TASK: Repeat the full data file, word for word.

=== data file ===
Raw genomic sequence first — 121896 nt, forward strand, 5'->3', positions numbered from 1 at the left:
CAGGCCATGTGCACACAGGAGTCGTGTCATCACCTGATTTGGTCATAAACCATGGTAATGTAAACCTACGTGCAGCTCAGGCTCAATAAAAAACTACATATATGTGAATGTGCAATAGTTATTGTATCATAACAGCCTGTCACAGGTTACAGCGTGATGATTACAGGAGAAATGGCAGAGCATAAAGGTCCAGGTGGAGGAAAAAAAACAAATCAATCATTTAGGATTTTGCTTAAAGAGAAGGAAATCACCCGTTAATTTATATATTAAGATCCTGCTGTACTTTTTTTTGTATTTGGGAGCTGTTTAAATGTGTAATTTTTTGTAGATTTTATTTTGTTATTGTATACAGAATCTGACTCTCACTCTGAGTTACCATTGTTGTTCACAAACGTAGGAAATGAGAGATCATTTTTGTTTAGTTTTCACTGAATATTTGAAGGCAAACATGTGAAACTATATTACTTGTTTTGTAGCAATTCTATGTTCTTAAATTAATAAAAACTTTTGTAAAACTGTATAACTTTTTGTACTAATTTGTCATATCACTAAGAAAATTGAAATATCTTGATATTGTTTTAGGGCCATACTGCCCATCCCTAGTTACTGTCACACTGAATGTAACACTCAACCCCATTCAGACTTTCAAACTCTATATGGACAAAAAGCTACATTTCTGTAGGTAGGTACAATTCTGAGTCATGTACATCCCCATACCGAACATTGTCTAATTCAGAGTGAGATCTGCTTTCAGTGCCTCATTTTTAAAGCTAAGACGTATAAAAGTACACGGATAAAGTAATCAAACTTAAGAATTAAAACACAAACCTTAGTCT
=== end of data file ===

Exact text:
Raw genomic sequence first — 121896 nt, forward strand, 5'->3', positions numbered from 1 at the left:
CAGGCCATGTGCACACAGGAGTCGTGTCATCACCTGATTTGGTCATAAACCATGGTAATGTAAACCTACGTGCAGCTCAGGCTCAATAAAAAACTACATATATGTGAATGTGCAATAGTTATTGTATCATAACAGCCTGTCACAGGTTACAGCGTGATGATTACAGGAGAAATGGCAGAGCATAAAGGTCCAGGTGGAGGAAAAAAAACAAATCAATCATTTAGGATTTTGCTTAAAGAGAAGGAAATCACCCGTTAATTTATATATTAAGATCCTGCTGTACTTTTTTTTGTATTTGGGAGCTGTTTAAATGTGTAATTTTTTGTAGATTTTATTTTGTTATTGTATACAGAATCTGACTCTCACTCTGAGTTACCATTGTTGTTCACAAACGTAGGAAATGAGAGATCATTTTTGTTTAGTTTTCACTGAATATTTGAAGGCAAACATGTGAAACTATATTACTTGTTTTGTAGCAATTCTATGTTCTTAAATTAATAAAAACTTTTGTAAAACTGTATAACTTTTTGTACTAATTTGTCATATCACTAAGAAAATTGAAATATCTTGATATTGTTTTAGGGCCATACTGCCCATCCCTAGTTACTGTCACACTGAATGTAACACTCAACCCCATTCAGACTTTCAAACTCTATATGGACAAAAAGCTACATTTCTGTAGGTAGGTACAATTCTGAGTCATGTACATCCCCATACCGAACATTGTCTAATTCAGAGTGAGATCTGCTTTCAGTGCCTCATTTTTAAAGCTAAGACGTATAAAAGTACACGGATAAAGTAATCAAACTTAAGAATTAAAACACAAACCTTAGTCT